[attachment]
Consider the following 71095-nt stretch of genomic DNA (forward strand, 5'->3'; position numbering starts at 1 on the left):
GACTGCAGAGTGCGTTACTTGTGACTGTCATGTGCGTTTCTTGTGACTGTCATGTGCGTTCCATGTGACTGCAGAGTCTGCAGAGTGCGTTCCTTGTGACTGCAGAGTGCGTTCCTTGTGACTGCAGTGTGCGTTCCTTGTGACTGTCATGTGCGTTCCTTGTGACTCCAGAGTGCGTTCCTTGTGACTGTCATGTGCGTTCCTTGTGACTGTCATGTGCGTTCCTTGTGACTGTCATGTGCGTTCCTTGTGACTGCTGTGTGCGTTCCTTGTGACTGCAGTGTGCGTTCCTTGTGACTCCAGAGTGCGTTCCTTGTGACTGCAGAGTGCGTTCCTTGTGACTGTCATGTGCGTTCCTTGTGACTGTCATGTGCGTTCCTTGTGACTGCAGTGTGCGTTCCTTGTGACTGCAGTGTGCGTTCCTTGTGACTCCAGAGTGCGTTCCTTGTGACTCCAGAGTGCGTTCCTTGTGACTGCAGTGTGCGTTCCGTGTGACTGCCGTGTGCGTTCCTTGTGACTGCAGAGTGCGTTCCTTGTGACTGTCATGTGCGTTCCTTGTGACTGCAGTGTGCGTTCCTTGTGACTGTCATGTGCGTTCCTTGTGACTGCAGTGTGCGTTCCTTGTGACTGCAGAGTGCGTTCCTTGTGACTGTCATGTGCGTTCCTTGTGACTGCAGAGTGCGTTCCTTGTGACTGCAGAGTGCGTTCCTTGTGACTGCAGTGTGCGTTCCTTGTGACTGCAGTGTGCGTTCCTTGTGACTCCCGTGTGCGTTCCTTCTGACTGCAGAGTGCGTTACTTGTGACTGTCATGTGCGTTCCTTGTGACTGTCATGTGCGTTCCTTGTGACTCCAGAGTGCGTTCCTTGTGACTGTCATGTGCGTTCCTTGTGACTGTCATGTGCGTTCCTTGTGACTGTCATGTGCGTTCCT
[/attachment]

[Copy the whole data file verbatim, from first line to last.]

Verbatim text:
Consider the following 71095-nt stretch of genomic DNA (forward strand, 5'->3'; position numbering starts at 1 on the left):
GACTGCAGAGTGCGTTACTTGTGACTGTCATGTGCGTTTCTTGTGACTGTCATGTGCGTTCCATGTGACTGCAGAGTCTGCAGAGTGCGTTCCTTGTGACTGCAGAGTGCGTTCCTTGTGACTGCAGTGTGCGTTCCTTGTGACTGTCATGTGCGTTCCTTGTGACTCCAGAGTGCGTTCCTTGTGACTGTCATGTGCGTTCCTTGTGACTGTCATGTGCGTTCCTTGTGACTGTCATGTGCGTTCCTTGTGACTGCTGTGTGCGTTCCTTGTGACTGCAGTGTGCGTTCCTTGTGACTCCAGAGTGCGTTCCTTGTGACTGCAGAGTGCGTTCCTTGTGACTGTCATGTGCGTTCCTTGTGACTGTCATGTGCGTTCCTTGTGACTGCAGTGTGCGTTCCTTGTGACTGCAGTGTGCGTTCCTTGTGACTCCAGAGTGCGTTCCTTGTGACTCCAGAGTGCGTTCCTTGTGACTGCAGTGTGCGTTCCGTGTGACTGCCGTGTGCGTTCCTTGTGACTGCAGAGTGCGTTCCTTGTGACTGTCATGTGCGTTCCTTGTGACTGCAGTGTGCGTTCCTTGTGACTGTCATGTGCGTTCCTTGTGACTGCAGTGTGCGTTCCTTGTGACTGCAGAGTGCGTTCCTTGTGACTGTCATGTGCGTTCCTTGTGACTGCAGAGTGCGTTCCTTGTGACTGCAGAGTGCGTTCCTTGTGACTGCAGTGTGCGTTCCTTGTGACTGCAGTGTGCGTTCCTTGTGACTCCCGTGTGCGTTCCTTCTGACTGCAGAGTGCGTTACTTGTGACTGTCATGTGCGTTCCTTGTGACTGTCATGTGCGTTCCTTGTGACTCCAGAGTGCGTTCCTTGTGACTGTCATGTGCGTTCCTTGTGACTGTCATGTGCGTTCCTTGTGACTGTCATGTGCGTTCCT